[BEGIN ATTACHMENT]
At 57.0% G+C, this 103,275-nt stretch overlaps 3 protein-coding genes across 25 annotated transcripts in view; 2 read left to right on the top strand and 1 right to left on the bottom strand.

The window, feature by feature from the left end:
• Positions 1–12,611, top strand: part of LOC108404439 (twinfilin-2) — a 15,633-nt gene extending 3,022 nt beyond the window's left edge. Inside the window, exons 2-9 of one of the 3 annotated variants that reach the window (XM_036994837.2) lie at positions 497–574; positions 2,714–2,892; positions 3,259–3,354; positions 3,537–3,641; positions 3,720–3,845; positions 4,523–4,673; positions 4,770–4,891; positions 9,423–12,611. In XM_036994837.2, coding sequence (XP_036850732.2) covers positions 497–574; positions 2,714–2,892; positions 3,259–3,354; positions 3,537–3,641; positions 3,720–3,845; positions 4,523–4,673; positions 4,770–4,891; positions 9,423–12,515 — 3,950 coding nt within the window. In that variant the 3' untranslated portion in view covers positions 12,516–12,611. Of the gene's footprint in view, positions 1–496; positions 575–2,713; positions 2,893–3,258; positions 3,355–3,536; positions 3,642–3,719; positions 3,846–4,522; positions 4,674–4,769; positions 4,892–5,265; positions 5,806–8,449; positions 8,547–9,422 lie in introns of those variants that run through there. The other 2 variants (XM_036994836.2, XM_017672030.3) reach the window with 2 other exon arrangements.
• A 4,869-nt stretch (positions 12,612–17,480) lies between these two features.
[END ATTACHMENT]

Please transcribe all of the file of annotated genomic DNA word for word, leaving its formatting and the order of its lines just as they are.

At 57.0% G+C, this 103,275-nt stretch overlaps 3 protein-coding genes across 25 annotated transcripts in view; 2 read left to right on the top strand and 1 right to left on the bottom strand.

The window, feature by feature from the left end:
• Positions 1–12,611, top strand: part of LOC108404439 (twinfilin-2) — a 15,633-nt gene extending 3,022 nt beyond the window's left edge. Inside the window, exons 2-9 of one of the 3 annotated variants that reach the window (XM_036994837.2) lie at positions 497–574; positions 2,714–2,892; positions 3,259–3,354; positions 3,537–3,641; positions 3,720–3,845; positions 4,523–4,673; positions 4,770–4,891; positions 9,423–12,611. In XM_036994837.2, coding sequence (XP_036850732.2) covers positions 497–574; positions 2,714–2,892; positions 3,259–3,354; positions 3,537–3,641; positions 3,720–3,845; positions 4,523–4,673; positions 4,770–4,891; positions 9,423–12,515 — 3,950 coding nt within the window. In that variant the 3' untranslated portion in view covers positions 12,516–12,611. Of the gene's footprint in view, positions 1–496; positions 575–2,713; positions 2,893–3,258; positions 3,355–3,536; positions 3,642–3,719; positions 3,846–4,522; positions 4,674–4,769; positions 4,892–5,265; positions 5,806–8,449; positions 8,547–9,422 lie in introns of those variants that run through there. The other 2 variants (XM_036994836.2, XM_017672030.3) reach the window with 2 other exon arrangements.
• A 4,869-nt stretch (positions 12,612–17,480) lies between these two features.